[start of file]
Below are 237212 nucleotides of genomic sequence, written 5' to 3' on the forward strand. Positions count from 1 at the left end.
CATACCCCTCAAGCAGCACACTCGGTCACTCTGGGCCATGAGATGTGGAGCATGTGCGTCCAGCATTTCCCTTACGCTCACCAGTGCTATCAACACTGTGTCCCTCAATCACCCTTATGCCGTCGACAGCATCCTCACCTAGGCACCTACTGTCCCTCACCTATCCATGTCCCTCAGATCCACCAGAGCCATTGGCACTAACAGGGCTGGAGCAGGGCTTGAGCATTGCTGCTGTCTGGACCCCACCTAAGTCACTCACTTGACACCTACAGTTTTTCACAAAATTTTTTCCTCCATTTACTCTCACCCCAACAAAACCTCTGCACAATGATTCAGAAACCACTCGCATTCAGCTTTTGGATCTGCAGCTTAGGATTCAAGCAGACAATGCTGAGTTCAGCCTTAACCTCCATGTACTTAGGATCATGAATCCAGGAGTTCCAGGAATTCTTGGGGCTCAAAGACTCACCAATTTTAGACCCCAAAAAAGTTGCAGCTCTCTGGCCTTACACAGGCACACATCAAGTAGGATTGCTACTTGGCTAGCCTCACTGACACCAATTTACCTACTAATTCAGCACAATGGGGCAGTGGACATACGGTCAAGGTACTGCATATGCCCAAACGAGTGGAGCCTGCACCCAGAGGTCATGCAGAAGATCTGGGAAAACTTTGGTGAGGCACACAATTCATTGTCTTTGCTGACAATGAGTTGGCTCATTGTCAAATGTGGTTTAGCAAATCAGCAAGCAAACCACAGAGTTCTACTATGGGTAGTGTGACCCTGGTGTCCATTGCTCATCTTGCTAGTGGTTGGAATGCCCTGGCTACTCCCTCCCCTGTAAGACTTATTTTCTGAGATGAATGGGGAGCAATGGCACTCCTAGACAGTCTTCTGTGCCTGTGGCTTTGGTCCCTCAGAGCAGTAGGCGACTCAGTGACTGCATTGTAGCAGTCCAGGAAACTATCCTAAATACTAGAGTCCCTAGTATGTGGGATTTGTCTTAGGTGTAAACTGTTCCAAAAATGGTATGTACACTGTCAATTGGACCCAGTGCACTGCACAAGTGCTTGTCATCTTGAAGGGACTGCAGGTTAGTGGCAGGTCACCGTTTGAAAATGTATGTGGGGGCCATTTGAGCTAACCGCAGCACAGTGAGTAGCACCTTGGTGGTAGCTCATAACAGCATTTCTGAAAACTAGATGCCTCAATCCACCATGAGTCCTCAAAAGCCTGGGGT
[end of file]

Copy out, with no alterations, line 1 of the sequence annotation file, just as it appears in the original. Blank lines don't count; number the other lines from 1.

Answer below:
Below are 237212 nucleotides of genomic sequence, written 5' to 3' on the forward strand. Positions count from 1 at the left end.